That means the rigors of the scientific method. Kilham said he has always seen the world in pictures, rather than words. Not only does it follow that his scientific work would be observational, but in a circular sort of way, it comes back around to the detailed descriptions of the bears in nature in Out on a Limb.
“Those I write, and write in great detail, because I observe in great detail,” he said.
For example, a passage in which Kilham describes a moment when one of his initial surrogate bears took control of his photography gear:
“Squirty made her way back to the den with the pack, and I winced every time I heard the metallic ring of my cameras as the pack banged against the rock,” he writes. “It was a cloudless spring day, and the temperature was about sixty degrees. There were still patches of snow around, and as it melted it dripped loudly on the ledge above me. The shadow of a large bird passed across the stone.”
His first book was written with a co-author, but this time he relied on “a good editor” to help make the individual anecdotes and ideas flow together into a cohesive whole. Out on a Limb is published by Chelsea Green of White River Junction.
Kilham has begun work on his doctorate, through Drexel University, under the tutelage of Jim Spotila, with whom Kilham traveled to China to observe the behavior of panda bears. His recorded data on black bears will serve as his thesis. He expects to complete it by the end of next year, finally moving him into academia, if for no other reason than to publish in scientific journals for the first time.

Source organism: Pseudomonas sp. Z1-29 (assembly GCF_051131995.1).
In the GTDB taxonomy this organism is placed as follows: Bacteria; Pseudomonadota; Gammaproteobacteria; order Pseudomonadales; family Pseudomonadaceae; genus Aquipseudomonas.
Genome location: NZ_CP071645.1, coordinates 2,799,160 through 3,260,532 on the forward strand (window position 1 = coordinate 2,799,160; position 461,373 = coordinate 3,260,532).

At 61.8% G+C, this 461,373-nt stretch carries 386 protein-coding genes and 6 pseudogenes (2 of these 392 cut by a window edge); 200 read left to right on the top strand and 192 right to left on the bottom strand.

But he still sees the world in pictures and patterns, whether they’re visible or not. After he received his undergraduate degree, Kilham learned gunsmithing. With guns, as with, say, a lawn mower engine, if the individual components are all in front of you on the floor, they can be reassembled into a larger whole. The parts have interrelationships. They fit together.
The same goes for black bears, Kilham said. Over the years he has learned that the bears have systems, made up of behavioral parts, that all work as one, forming the big picture.
“It only goes together in one way, and it has to work in the end,” Kilham said.
Jon Wolper can be reached at firstname.lastname@example.org or 603-727-3242.